Wharton | Mr. MBB to PE
GMAT 740, GPA 3.98
Stanford GSB | Mr. Equal Opportunity
GMAT 760, GPA 4.0
Chicago Booth | Mr. Community Uplift
GMAT 780, GPA 2.6
Cornell Johnson | Mr. Angel Investor
GMAT 700, GPA 3.20
Rice Jones | Mr. ToastMasters Treasurer
GMAT 730, GPA 3.7
Kellogg | Mr. MBB Private Equity
GMAT TBD (target 720+), GPA 4.0
Said Business School | Ms. Creative Planner
GMAT 690, GPA 3.81 / 5.0
Harvard | Mr. Soldier Boy
GMAT 720, GPA 3.72
Stanford GSB | Mr. Wedding Music Business
GMAT 710, GPA 3.7
Harvard | Mr. Big 4 Auditor
GMAT 740, GPA 3.55
Harvard | Mr. Software PE
GMAT 760, GPA 3.45
Harvard | Mr. First Gen Consultant
GMAT 710, GPA 4.0 (First Class Honours)
Stanford GSB | Mr. Classic Candidate
GMAT 760, GPA 3.9
Stanford GSB | Mr. MBB/FinTech
GMAT 760, GPA 3.7
Stanford GSB | Mr. Break Into Buy-Side
GMAT 780, GPA 3.6
Wharton | Mr. LatAm Indian Trader
GMAT 720, GPA 3.5
Harvard | Mr. Perseverance
GMAT 730, GPA 3.7
Stanford GSB | Mr. Politics Abroad
GRE 332, GPA 4.2/4.3
MIT Sloan | Mr. Canadian Banker
GMAT 720, GPA 3.7
Darden | Mr. Stock Up
GMAT 700, GPA 3.3
Harvard | Ms. Fintech To Tech
GMAT 740, GPA 3.54
Harvard | Ms. Finance
GMAT 760, GPA 3.48
Stanford GSB | Mr. Unrealistic Ambitions
GMAT 710, GPA 2.0
Kellogg | Mr. Kellogg 1Y
GMAT 710, GPA 3.58
Stanford GSB | Ms. CPA To MBA
GMAT 710, GPA 3.9
Harvard | Mr. Aspiring Elected Official
GMAT 670, GPA 3.8
Ross | Mr. LGBTQ PM
GMAT 710, GPA 3.91

Meet Washington Olin’s MBA Class Of 2021

Tianyuan Chen

Washington University, Olin Business School

“Adventurer, team-player, fast-learner.”

Hometown: Tongling, Anhui, China

Fun Fact About Yourself: Played over 100 room escape games in Shanghai

Undergraduate School and Major: Fudan University, Biotechnology

Most Recent Employer and Job Title: Assistant Analyst, Mulberry Capital

Describe your biggest accomplishment in your career so far: I successfully completed the due diligence and investment of a biopharmaceutical company, and was greatly appreciated by our General Partner.

What quality best describes the MBA classmates you’ve met so far and why? Intelligent—many of them are so bright and have brought awesome perspective to our discussion.

Aside from your classmates, what was the key factor that led you to choose this program for your full-time MBA and why was it so important to you? Scholarship. Both WashU and Olin are very generous in terms of offering scholarships. I am with McDonnell International Scholarship, besides the full coverage of tuitions and a monthly stipend, the exposure to leadership training and cohort excursions are very inspiring.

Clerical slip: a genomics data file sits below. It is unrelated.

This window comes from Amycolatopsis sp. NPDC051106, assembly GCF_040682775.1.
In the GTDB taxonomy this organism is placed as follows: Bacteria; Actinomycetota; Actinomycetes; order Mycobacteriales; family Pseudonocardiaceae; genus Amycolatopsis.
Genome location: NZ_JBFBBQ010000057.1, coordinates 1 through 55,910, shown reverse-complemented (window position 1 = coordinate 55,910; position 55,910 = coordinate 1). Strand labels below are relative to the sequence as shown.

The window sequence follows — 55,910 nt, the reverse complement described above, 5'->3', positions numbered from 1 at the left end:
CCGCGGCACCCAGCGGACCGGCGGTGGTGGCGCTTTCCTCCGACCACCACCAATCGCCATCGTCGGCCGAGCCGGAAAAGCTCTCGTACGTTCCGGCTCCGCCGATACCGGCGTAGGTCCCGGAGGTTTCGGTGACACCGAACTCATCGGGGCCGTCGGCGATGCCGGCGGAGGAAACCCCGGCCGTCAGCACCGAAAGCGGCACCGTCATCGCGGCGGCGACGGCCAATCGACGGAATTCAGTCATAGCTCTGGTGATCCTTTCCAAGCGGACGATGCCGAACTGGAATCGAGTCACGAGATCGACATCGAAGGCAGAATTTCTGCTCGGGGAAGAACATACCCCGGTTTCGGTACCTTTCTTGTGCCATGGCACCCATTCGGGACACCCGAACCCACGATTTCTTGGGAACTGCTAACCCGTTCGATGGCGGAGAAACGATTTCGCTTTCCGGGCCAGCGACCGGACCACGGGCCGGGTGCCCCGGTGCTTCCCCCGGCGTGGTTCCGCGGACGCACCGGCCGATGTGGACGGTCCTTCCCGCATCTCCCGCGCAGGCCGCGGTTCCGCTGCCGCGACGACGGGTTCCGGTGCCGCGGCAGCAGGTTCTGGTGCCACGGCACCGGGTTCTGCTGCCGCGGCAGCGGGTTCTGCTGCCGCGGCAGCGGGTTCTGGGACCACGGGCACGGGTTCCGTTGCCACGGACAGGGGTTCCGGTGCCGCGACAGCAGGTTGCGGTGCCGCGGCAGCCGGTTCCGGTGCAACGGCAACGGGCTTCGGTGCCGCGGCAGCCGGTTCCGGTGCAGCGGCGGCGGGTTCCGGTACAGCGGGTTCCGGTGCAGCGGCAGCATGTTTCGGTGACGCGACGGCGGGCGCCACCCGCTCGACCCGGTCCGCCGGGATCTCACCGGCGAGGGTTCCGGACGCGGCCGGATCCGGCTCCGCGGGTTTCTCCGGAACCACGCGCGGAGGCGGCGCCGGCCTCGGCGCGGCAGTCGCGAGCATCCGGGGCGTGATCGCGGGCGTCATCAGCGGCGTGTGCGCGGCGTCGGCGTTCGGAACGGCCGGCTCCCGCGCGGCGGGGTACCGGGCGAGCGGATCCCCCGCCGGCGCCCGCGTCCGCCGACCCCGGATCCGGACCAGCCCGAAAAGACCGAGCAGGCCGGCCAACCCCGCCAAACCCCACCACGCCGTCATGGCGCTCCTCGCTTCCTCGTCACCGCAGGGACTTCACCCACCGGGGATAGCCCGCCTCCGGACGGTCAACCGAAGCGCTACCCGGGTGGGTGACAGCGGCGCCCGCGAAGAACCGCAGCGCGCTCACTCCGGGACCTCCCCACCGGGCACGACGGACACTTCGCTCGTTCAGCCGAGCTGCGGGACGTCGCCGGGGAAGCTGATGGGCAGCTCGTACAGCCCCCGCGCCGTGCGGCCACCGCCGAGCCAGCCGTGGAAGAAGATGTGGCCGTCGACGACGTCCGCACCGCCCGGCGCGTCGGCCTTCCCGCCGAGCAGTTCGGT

What club or activity are you looking most forward to in business school? There are so many choices! But the one I want to join most is the Healthcare and Life Sciences Club, for it aligns with my future goals.

What was the most challenging question you were asked during the admissions process? “Tell me about a time when you faced people doing things that are contradictory to your values.” The question itself was not very tough, but I struggled a bit because I was in a dilemma whether I should give away the person who did the thing that contradicted my values.

What led you to pursue an MBA at this point in your career? With a background in healthcare and biotechnology, I always felt that I want to build a bridge between laboratory research and real-world application. And this MBA will be a great value-add for preparing me for my future path.

What other MBA programs did you apply to? No, I’m in the joint degree with the Master of Public Health program at the Brown School, WashU, so this is the only MBA program I applied to.

How did you determine your fit at various schools? Although I didn’t do research on various schools, I did talk with a couple of rising second-year students, including international students and joint-degree students, and tried to get first-hand experiences and evaluation from them. All of them offered great comments, and I’m sure I will do the same next year.

What was your defining moment and how did it shape who you are? I was always a rebellious kid in terms of the Chinese standard. When I choose my undergrad institution, it was based on my well-rounded research and judgment without my parents’ permission. When I finally persuaded my parents to admit and support my decision, I learned to be a reasonable decision-maker and to be responsible for my own choices.

Where do you see yourself in ten years? In ten years, I hope to work for or start my own healthcare venture capital firm and help startups with their long-term development and bring more cutting-edge technologies into the market.